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What Programming Language Should I Use to Build a Startup?

Often entrepreneurs ask me 'What technology should I build my startup on?' There is no right or wrong answer to this question. It's a decision every company makes for itself, depending on what it's trying to build and the skills of its cofounders. Nonetheless, there are a few rules that one should adhere to. We discuss them in this blog post.

Incident Response Policy

What happens in your company when a production incident occurs? Usually in a typical startup, you will see engineers running around frantically trying to resolve the problem. However, as soon as the incident is resolved, they forget about it and go back to their usual business. A good incident response policy can help bring order into chaos. We provide a sample template in this blog post.

Why Software Deadlines Never Make Sense

We discuss why software deadlines usually don't make sense.

Analyzing Front-End Performance With Just a Browser

We discuss a number of freely available online tools which can be used to analyze bottlenecks in your website.

Why Smaller Businesses Can't Ignore Security and How They Can Achieve It On a Budget

In this article, we show that security is both important and achievable for smaller companies without breaking a bank.

Sunday, December 19, 2010

Experimenting with Facebook API

I've got to be honest.
The Java API for Facebook was horribly documented and is out-of-sync with the current version of their library. The following code works for JAR version 1.7.*.
My goal was simple - login to facebook and download names of a person's friends.


public static void main(String[] args) {
System.out.println("FacebookProfile");
IFacebookRestClient client = new FacebookXmlRestClient(API_KEY, SECRET_KEY);
try {
String token = client.auth_createToken();
String url = "http://www.facebook.com/login.php?api_key=" + API_KEY
+ "&v=1.0" + "&auth_token=" + token;
System.out.println(url);
Runtime.getRuntime().exec("explorer \"" + url + "\"");

System.out.println("Use browser to login then press return");
System.in.read();

String session = client.auth_getSession(token);
System.out.println("Session key is " + session);

client.friends_get();
FriendsGetResponse friendsResp = (FriendsGetResponse)client.getResponsePOJO();

List friends = friendsResp.getUid();
System.out.println("ID List of Your Friends");
System.out.println(friends);


client.users_getInfo(friends, EnumSet.of(ProfileField.NAME));

UsersGetInfoResponse userResponse =
(UsersGetInfoResponse) client.getResponsePOJO();

List users = userResponse.getUser();
for (User user : users) {
System.out.println(""+user.getName()+"");
}

} catch (FacebookException e) {
e.printStackTrace();
} catch (IOException e) {
e.printStackTrace();
}
}

Saturday, December 18, 2010

Wait for me - Moby

A really nice music video.

Wednesday, December 15, 2010

Cassandra

I discovered this nice tool for keeping track of latest security vulnerabilities. It's called Cassandra (https://cassandra.cerias.purdue.edu/main/index.html)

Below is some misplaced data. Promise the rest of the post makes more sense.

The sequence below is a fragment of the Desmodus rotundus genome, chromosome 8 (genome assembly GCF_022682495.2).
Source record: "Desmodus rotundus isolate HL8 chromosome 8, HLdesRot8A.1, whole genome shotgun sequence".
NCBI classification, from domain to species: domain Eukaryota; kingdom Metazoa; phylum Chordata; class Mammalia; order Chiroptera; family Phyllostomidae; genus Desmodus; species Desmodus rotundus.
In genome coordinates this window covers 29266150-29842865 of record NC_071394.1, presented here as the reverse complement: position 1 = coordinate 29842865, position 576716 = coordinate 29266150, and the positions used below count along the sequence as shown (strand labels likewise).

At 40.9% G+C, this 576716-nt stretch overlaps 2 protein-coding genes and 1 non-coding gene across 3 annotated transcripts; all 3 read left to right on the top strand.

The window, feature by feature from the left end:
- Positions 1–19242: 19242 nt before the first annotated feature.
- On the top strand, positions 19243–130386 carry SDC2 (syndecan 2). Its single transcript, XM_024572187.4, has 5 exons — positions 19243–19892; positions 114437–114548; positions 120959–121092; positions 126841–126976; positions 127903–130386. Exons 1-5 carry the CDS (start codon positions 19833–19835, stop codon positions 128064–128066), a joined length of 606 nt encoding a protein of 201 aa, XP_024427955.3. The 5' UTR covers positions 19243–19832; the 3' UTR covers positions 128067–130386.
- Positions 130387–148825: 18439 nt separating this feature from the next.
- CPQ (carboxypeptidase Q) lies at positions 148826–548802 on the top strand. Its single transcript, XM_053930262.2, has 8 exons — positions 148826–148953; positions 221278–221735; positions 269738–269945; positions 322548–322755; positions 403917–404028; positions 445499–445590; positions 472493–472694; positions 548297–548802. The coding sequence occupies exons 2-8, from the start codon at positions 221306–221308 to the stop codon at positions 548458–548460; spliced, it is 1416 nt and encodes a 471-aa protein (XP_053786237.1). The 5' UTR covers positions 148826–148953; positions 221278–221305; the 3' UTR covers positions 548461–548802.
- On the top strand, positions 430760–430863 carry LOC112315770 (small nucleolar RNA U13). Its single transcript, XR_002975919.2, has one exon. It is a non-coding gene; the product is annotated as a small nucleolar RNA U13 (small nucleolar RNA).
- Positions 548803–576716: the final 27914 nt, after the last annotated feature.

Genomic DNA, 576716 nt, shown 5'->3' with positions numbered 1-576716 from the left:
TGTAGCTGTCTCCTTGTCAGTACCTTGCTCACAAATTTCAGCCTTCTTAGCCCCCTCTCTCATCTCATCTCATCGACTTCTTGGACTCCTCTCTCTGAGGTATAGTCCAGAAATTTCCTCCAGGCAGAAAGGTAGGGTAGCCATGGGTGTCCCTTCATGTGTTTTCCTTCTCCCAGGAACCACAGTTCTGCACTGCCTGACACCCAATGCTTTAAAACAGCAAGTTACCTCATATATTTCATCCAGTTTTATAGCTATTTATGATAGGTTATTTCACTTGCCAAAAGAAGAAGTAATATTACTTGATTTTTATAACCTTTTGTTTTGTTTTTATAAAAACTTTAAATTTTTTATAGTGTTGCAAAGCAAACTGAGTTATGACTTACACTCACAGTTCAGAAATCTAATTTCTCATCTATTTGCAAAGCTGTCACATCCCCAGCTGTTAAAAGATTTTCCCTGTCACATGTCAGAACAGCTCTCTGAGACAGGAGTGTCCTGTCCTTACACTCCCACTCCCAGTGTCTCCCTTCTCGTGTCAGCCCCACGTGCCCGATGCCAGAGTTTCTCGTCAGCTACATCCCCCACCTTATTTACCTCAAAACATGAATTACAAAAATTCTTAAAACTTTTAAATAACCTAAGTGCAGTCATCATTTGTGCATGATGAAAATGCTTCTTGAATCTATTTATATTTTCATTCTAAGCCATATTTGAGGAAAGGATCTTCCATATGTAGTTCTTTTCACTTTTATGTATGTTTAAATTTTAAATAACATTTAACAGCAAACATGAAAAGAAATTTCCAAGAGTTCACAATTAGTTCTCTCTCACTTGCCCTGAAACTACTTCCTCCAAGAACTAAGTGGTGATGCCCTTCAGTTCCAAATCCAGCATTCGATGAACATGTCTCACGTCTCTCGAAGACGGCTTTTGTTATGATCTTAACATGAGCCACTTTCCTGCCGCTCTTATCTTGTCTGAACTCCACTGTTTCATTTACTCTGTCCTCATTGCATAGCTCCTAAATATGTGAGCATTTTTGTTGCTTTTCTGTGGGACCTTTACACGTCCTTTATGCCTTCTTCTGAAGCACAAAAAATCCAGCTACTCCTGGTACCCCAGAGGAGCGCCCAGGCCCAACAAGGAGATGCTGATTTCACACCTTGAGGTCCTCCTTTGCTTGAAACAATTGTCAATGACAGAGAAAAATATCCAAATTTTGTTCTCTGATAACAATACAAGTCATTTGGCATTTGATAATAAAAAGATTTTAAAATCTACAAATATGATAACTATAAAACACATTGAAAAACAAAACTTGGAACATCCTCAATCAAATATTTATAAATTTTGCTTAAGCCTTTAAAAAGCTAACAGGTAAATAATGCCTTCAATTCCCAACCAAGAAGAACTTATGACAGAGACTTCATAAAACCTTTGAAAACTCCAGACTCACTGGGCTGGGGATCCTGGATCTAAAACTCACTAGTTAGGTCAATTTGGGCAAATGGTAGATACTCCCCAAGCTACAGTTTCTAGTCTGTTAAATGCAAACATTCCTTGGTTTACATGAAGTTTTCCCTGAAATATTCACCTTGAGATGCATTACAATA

It allows you to specify the software that you use in your company and subscribe to security updates just about them.

Tuesday, December 14, 2010

Why Gawker was targeted

"We went after Gawker because of their outright arrogance," a source claiming to be from Gnosis told blog Mediaite "We have had access to all of their emails for a long time as well as most of their infrastructure powering the site. Gawkmedia has possibly the worst security I have ever seen. It is scary how poor it is. Their servers run horribly outdated kernel versions, their site is filled
with numerous exploitable code and their database is publicly accessible."

Read more: http://news.cnet.com/8301-27080_3-20025558-245.html#ixzz185xA9gan

Tuesday, December 7, 2010

Parsing HTML in Java

I am working on a social engineering tool that requires me to download a webpage's content, parse HTML as DOM, and then replace certain parts of the page with custom code.

So I thought - no problem. HTML is a subset of XML, so I'll just use a standard SAX parser. The first stab at the code looked like this (where site is a string variable containing the HTML):


DocumentBuilderFactory dbf = DocumentBuilderFactory.newInstance();
dbf.setValidating(false);
dbf.setNamespaceAware(true);
dbf.setIgnoringComments(false);
dbf.setIgnoringElementContentWhitespace(false);
dbf.setExpandEntityReferences(false);
DocumentBuilder db = dbf.newDocumentBuilder();
Document d = db.parse(new InputSource(new StringReader(site)));


Looks good? Wrong!!
Most HTML in websites is not well-formed XML, so the parser crashed after consuming 4 lines of HTML.

So I stumbled across a really neat Java library JTidy (http://jtidy.sourceforge.net/) which first beautifies the HTML by making it a well-formed XML, even if the website's author has been sloppy, and then parses the XML into DOM representation.
The resulting code is just as short as the original, except it actually works:


import org.w3c.tidy.Tidy;
final Tidy tidy = new Tidy();
tidy.setQuiet(true);
tidy.setShowWarnings(false);
tidy.setForceOutput(true);
Document d = tidy.parseDOM(new ByteArrayInputStream(site.getBytes("UTF-8")), null);

8 fallacies of distributed computing

Nice post by Peter Deutsch on 8 fallacies of distributed computing: http://nighthacks.com/roller/jag/resource/Fallacies.html

1. The network is reliable
2. Latency is zero
3. Bandwidth is infinite
4. The network is secure
5. Topology doesn't change
6. There is one administrator
7. Transport cost is zero
8. The network is homogeneous

Monday, December 6, 2010

Nice Git cheatsheet


http://dev-ops.net/wp-content/uploads/2010/10/git-cheat-sheet-large.png

Sunday, December 5, 2010

New website

Having a cold can sometimes be a good excuse to lock yourself in a room, and not allow anyone in. Spent 4 productive hours revamping my webpage http://www.alexyampolskiy.com